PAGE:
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Massive Attack calls off Georgia concert amid government protests

Image: Massive Attack

Massive Attack has called off a concert in Georgia in protest against the government’s “attack on basic human rights”.

The British band took to social media to confirm they would not play their planned show in Tblisi in July. The decision comes weeks after an opposition group involved in widespread protests against the Bidzina Ivanishvili regime warned the band that their Black Sea Arena concert risked being used as state propaganda.

Massive Attack, whose hits include Unfinished Sympathy and Teardrop, said it was concerned the concert could be seen as an “endorsement” of the government’s “violent crackdown against peaceful protests and civil society.”

In a statement on X, the band said: “We stand in solidarity with peaceful protestors in Georgia defying state violence and feel that it is their voices that need to be heard and their struggle that needs to be under the international spotlight. We’ll return and perform with you in freedom.”

The decision to cancel the performance at the state-owned Black Sea Arena was first announced by organisers, who claimed that it had been made due to “unforeseen circumstances”.

Massive Attack sides with protests

The Shame Movement, who wrote to Massive Attack in April, are among the groups that have massed outside Georgia’s parliament building in recent months to protest against the so-called foreign agents law. The legislation, seen as pro-Russian and opposed by the US and European Union, obliges organisations with over 20% of their revenues from abroad to register as “organisations serving the interests of a foreign power”.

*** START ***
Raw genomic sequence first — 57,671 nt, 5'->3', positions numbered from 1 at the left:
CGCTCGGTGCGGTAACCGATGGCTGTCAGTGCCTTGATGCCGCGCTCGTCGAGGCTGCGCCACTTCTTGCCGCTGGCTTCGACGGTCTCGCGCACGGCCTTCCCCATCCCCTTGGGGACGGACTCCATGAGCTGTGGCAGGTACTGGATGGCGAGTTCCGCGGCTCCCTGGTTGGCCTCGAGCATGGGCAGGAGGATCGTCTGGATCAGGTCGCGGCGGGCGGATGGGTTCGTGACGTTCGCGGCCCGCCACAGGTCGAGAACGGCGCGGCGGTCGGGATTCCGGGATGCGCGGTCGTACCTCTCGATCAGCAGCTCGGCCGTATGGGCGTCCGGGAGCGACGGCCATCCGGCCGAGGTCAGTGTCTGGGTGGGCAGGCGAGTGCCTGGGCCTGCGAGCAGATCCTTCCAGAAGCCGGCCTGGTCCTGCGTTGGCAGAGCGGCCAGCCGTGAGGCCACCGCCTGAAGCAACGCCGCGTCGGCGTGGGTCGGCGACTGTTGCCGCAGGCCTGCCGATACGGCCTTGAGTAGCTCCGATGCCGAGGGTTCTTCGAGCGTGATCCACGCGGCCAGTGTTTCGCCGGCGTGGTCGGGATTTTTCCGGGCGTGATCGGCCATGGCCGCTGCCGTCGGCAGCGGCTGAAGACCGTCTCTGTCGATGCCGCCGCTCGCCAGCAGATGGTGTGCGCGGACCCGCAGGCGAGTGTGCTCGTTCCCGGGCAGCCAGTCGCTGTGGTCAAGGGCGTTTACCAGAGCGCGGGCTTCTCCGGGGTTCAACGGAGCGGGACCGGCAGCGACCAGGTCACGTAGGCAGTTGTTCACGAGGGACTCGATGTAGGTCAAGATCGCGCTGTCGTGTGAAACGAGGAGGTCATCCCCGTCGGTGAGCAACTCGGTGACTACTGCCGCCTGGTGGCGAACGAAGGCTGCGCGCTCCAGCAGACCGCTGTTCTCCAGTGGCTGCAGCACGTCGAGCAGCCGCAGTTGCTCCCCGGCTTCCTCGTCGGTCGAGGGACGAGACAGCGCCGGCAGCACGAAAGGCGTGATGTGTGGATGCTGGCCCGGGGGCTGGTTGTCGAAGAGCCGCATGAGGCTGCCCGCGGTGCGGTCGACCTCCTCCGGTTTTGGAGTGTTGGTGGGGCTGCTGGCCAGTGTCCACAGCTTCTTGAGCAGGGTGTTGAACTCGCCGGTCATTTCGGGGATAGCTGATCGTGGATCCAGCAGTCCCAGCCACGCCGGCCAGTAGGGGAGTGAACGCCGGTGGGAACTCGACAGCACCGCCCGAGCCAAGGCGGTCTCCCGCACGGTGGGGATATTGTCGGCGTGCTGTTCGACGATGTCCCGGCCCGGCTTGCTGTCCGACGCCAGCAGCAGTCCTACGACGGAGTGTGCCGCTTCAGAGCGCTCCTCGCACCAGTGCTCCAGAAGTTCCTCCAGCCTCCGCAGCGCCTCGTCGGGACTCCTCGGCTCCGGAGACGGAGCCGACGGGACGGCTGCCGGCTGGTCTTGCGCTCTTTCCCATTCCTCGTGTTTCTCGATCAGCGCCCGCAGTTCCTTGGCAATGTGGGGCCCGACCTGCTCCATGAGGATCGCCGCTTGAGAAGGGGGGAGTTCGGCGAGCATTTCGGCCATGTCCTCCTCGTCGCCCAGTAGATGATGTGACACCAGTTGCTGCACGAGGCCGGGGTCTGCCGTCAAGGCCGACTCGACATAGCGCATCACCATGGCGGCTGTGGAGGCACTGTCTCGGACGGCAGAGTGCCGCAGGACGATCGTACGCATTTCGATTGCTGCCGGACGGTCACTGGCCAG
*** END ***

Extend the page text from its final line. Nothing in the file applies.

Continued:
The government has also introduced a draft law that would prevent same-sex marriages from being registered and ensure that only heterosexual couples could adopt children.

Government supporters have accused the protestors, and pro-Western forces such as President Salome Zurabishvili, of misleading Massive Attack and preventing fans from seeing the band in their country.

“While the Georgian government created an opportunity for the concert of Massive Attack, Salome Zurabishvili and her followers took it away from you,” said Deputy Speaker of Parliament, GD MP Nino Tsilosani.

Artists have also recently pulled out of events in Western countries, with many citing the ongoing Israeli-Palestinian conflict. A number of artists have withdrawn from the Great Escape, Latitude and Download festivals in the UK because of their links with Barclays Bank, which disputes claims it provides financial services to defence companies supplying Israel.

In March, the South by Southwest (SXSW) festival in Texas defended its association with the US military and armaments manufacturers after this year’s event was marred by widespread boycotts.